I’ve spent plenty of time playing this game but, unlike many of my friends, never got caught up in the collecting aspect of it. I saw some people spend thousands of pounds on collecting cards and in our little circle of gamers we called it Crack: The Gathering. Because some people seemed to become addicted…
Titus Chalk is a freelance writer currently based in Berlin. His itinerant life has led him from the UK to New Zealand and France and now, to the German capital. Having learned to play Magic: The Gathering in early-nineties New Zealand, he has been lugging a cupboard full of cards with him ever since, with many of the rarest in his collection worth more than their weight in gold. He loves Magic, has made friends for life playing it, but remains a critical and curious guide to the enthralling game.
Titus lived in Bristol and his post is entitled – A Lesson from Bristol
If there’s a thread running through my new book Generation Decks: The Unofficial History of Gaming Phenomenon Magic: The Gathering, it’s the value of community. While it recounts first and foremost the development of an iconic game, it’s also the story of the players who flocked to it – including myself – desperately searching for something bigger to belong to. I admit, I feel like I have had problems fitting in for much of my life. But if there’s one place that taught me the value of community, it’s Bristol.
I lived in Bristol as a student from 2001 to 2005, a time I look back on with great fondness. Sure, I got off to a rough start, trapped up in student halls surrounded by braying London kids who had invaded Bristol in an armada of Volkswagen Golfs. But once I had made a few like-minded friends – friends who emboldened me to explore the city beyond Clifton – I was hooked. Bristol was home to joyous highs and numbing comedowns – and the creative scene hummed with ideas born from both.
With drum n bass yielding diminishing returns and trip-hop a dirty word, it felt like the city was grasping for something new. DIY record labels like Clean Cut and Float fed into that, putting out cerebral electronica and staging ramshackle live nights that capitalised on a moment before laptops became ubiquitous. For more physical needs there were the likes of Emergency, Kingpin, Toxic Dancehall and any number of sprawling free parties that lasted till dawn beneath railway tracks.
What made it a community though? Well, in part the city’s small size – the high likelihood you would bump into someone from a dancefloor on the street and share more than a gurning high-five. The physical infrastructure was there to support the scene, too, from basements on Stokes Croft Road to record shops on Park Street (halcyon days). And then there was an internet forum for devoted party-goers, Hijack, which helped us all coalesce before social media became a thing. While I wasn’t making music myself, I felt genuinely involved, appreciated even, just for bringing to each party a determination to contribute to the atmosphere rather than to simply consume it. It was a heady time, a nourishing time.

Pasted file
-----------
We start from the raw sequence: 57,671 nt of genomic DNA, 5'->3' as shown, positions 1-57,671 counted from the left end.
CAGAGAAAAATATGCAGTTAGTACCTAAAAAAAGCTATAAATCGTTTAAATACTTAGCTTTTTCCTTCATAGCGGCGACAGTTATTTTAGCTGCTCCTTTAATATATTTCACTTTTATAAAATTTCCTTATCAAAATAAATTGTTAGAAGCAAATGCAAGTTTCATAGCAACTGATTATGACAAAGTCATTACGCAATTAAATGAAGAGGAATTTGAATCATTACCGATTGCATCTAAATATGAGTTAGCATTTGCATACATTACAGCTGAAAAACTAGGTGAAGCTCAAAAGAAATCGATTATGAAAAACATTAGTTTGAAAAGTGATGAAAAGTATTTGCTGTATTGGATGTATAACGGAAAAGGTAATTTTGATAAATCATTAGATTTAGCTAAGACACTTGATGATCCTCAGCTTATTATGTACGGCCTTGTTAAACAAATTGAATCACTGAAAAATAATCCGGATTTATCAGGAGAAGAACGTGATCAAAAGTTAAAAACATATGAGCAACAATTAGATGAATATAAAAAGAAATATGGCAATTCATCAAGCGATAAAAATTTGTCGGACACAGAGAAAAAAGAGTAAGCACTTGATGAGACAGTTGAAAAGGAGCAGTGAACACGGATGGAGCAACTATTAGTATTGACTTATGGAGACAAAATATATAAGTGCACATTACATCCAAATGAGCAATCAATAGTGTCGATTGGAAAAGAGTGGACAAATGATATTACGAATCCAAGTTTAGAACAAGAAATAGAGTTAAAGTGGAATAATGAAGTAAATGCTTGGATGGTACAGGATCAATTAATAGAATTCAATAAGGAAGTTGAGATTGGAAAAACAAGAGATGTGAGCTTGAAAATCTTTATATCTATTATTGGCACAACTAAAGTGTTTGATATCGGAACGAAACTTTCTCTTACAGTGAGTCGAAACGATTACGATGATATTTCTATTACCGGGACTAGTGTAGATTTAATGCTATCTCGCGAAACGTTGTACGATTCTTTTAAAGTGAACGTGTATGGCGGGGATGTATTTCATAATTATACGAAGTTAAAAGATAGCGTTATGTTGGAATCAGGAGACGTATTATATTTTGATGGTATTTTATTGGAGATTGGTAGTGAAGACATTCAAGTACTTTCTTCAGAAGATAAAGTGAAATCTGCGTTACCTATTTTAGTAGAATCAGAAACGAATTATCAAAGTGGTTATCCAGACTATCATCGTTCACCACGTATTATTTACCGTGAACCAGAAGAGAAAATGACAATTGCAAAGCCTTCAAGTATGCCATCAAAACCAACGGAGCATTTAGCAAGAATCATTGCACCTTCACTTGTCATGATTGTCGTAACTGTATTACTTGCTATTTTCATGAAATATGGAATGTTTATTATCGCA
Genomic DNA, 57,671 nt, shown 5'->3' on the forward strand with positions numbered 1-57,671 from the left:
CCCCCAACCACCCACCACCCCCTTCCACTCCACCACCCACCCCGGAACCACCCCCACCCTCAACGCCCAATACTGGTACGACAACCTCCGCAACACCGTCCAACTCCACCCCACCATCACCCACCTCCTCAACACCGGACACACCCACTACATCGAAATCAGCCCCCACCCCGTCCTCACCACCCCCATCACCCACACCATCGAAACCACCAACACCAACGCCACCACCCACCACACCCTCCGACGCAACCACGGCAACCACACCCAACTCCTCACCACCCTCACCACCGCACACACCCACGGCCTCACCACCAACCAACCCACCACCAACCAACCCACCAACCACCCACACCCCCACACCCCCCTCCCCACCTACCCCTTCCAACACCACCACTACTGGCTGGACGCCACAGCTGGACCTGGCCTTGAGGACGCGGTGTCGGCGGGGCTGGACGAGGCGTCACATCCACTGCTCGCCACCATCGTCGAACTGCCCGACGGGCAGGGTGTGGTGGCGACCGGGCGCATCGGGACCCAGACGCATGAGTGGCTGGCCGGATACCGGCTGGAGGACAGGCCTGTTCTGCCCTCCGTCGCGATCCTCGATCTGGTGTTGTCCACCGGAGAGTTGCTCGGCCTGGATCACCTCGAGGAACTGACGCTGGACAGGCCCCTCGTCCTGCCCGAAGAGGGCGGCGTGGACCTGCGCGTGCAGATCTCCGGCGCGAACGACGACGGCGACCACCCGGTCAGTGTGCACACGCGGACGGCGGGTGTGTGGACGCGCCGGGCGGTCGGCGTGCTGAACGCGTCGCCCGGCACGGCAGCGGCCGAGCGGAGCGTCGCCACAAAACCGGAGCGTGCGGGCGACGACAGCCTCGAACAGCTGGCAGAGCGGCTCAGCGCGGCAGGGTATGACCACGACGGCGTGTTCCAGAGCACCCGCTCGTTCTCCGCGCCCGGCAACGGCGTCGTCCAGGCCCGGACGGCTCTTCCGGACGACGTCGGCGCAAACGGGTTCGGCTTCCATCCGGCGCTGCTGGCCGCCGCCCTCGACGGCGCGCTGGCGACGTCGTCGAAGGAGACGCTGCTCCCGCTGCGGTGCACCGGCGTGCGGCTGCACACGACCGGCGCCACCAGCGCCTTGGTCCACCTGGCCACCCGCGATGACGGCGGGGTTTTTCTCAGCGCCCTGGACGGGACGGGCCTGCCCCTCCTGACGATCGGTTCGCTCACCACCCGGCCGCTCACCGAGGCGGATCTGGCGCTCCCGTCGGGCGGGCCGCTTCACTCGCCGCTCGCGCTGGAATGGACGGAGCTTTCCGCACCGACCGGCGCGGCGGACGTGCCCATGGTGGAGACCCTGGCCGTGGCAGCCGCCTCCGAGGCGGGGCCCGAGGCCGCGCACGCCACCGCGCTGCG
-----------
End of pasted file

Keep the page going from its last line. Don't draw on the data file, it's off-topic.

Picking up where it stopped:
When I left for a journalism job in London, I lost all that. Still, I set great store in getting on. In learning a craft. In earning money in some kind of recognisable career – rather than drifting in an aimless job in Bristol that paid for partying and not much else. Though it was a wrench to leave friends, I felt like Bristol might stifle me if I stayed – that my drive to do anything might be tamed by the mild, mild West.
Looking back, aged 36, a freelancer in faraway Berlin, part of me is sure I made the right decision. That at some point, you have to break away from your student life and seek out quite what it is that you want to do. But having moved on from a full-time job to seek out something more creatively rewarding, to be taking my first tentative steps away from journalism, to be delving deeper into the art of writing fiction… I can see more clearly than ever the value of the community I left behind in Bristol. The gaming community I discovered during my time playing Magic: The Gathering empowered me to write a book about it. But that realisation has only made me pine more for an environment that can help me progress my writing in the same way.
So, sometimes when I should be editing a troublesome passage, I wonder to what extent Bristol offers that in 2017. Friends who have stayed have prospered in their own ways – and I’m sure have had their self-belief bolstered by the people around them. Perhaps then the city’s solidarity is still intact – despite a pincer attack from gentrification and austerity. Perhaps writers, artists, musicians, street artists and skateboarders are still prospering, propped up by their peers in the best possible way, the close-knit community I discovered there still thriving. Because there was always something in the Bristol air – beyond the tang of a million joints blazing in the sun. Call it hope. That we could achieve more together than we could alone.
Thanks to Titus for the nostalgic trip back! I left Bristol when I graduated and returned a few years later to never leave again. Bristol regularly gets a “best city” write up and does feel special. The creative scene is amazingly diverse and supportive and I’ve been told by incomers that it beats other cities hands down. I would say though that it is a grassroots city and a collection of communities (albeit ones that sometimes overlap).
I look forward to reading Titus’s book and recommend you to go and check it out.
Generation Decks: The Unofficial History of Gaming Phenomenon Magic: The Gathering
Solaris (6 April 2017)
You can follow Titus on Twitter @tituschalk & find out more about him here